Finally, the pre-line value of white-space preserves the vertical whitespaces such as new lines and wraps the text:

 .textContainer {   /* ... */   white-space: pre-line; } 
Text wrapping with whitespace pre-line

Word breaks

Another important CSS property you should know for controlling text wrap is word-break. You can see in all the above screenshots that the browser wrapped the text before the word “hello” on the right side, beyond which the text overflowed. The browser didn’t break the word.

However, if you have to allow the breaking of letters in a word so that the text would look even at the right side you need to use the break-all value for the word-break property:

 .textContainer {   /* ... */   word-break: break-all; }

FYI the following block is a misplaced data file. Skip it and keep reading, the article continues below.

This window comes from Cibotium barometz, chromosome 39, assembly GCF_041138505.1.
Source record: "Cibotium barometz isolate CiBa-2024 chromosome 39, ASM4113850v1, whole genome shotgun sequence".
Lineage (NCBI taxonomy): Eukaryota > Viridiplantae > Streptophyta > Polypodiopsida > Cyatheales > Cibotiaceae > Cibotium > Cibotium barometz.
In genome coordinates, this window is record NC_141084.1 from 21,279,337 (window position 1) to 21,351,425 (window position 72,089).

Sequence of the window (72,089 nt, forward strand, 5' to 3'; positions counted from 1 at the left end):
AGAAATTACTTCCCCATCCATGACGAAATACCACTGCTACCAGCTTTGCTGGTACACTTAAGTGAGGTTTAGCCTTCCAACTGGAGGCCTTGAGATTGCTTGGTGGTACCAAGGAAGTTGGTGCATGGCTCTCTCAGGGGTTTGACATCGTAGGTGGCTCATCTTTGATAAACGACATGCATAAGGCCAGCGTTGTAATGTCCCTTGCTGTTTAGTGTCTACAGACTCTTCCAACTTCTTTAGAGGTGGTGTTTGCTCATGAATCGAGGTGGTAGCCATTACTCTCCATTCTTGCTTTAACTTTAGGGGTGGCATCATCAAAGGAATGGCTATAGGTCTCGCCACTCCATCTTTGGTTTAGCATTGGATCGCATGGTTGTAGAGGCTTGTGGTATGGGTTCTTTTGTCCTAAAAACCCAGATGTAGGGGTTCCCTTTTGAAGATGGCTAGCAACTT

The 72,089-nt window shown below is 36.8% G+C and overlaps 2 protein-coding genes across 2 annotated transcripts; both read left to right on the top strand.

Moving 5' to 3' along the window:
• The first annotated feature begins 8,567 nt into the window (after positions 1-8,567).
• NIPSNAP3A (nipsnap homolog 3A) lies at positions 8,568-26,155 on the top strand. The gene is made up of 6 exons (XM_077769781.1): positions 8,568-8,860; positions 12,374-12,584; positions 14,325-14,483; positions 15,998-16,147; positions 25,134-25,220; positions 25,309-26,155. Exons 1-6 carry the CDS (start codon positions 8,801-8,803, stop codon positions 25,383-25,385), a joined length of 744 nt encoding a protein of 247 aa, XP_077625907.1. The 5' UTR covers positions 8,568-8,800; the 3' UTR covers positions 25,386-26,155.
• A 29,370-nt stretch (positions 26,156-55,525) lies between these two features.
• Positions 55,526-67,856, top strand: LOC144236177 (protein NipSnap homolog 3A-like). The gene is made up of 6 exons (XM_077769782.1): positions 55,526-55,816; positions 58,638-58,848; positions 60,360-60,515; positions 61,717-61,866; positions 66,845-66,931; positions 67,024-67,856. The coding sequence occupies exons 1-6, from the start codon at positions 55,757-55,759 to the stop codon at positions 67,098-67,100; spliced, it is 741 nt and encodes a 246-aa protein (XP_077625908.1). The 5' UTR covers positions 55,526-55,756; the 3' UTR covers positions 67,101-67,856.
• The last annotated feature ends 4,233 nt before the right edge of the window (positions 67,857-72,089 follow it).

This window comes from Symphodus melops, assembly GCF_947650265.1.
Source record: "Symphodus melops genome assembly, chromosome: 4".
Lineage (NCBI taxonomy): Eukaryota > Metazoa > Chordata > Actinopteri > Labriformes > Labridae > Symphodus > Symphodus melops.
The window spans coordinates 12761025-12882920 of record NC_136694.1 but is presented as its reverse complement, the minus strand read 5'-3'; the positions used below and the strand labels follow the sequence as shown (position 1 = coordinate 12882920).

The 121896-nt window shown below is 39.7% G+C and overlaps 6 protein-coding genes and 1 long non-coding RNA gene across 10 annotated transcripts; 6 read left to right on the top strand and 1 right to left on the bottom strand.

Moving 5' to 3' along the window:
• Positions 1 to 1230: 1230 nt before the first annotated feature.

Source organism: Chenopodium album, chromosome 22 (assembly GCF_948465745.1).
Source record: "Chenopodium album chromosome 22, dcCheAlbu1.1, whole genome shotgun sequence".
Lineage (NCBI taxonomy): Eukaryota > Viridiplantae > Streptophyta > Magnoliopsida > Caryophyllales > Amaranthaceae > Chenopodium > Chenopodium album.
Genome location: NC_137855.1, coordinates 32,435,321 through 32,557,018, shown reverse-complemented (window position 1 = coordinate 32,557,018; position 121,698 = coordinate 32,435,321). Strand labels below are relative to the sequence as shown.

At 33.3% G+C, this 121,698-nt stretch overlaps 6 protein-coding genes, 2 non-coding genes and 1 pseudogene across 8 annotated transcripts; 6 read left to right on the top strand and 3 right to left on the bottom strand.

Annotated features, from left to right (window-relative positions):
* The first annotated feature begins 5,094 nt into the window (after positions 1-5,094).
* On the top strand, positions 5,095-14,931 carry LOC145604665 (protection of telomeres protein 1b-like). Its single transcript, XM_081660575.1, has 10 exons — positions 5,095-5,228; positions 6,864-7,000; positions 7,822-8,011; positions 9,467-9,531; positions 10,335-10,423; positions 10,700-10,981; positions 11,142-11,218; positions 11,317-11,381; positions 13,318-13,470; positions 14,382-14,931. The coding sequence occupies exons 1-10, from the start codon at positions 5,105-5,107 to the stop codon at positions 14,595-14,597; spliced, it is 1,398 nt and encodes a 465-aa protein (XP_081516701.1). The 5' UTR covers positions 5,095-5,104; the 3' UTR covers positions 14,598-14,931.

Word break with break-all

The word-break property has a third value besides break-all and normal (belonging to the default line breaking). The keep-all value doesn’t allow breaking of words.

You might not be able to see the effect of keep-all in English. But, in languages where letters in a word are meaningful units on their own, the browser might break the words when wrapping, and this can be prevented using keep-all.

For instance, the letters in Korean words, initially broken for wrapping, are kept together when the white-space: keep-all; rule is specified.

<div class='textContainer'>세계를 향한 대화, 유니코드로 하십시오. 제10회 유니코드 국제 회의가 1997년 3월 10일부터 12일까지 독일의 마인즈에서 열립니다. 지금 등록하십시오. 이 회의에서는 업계 전반의 전문가들이 함께 모여 다음과 같은 분야를 다룹니다.</div>
 .textContainer {   /* ... */   word-break: keep-all; }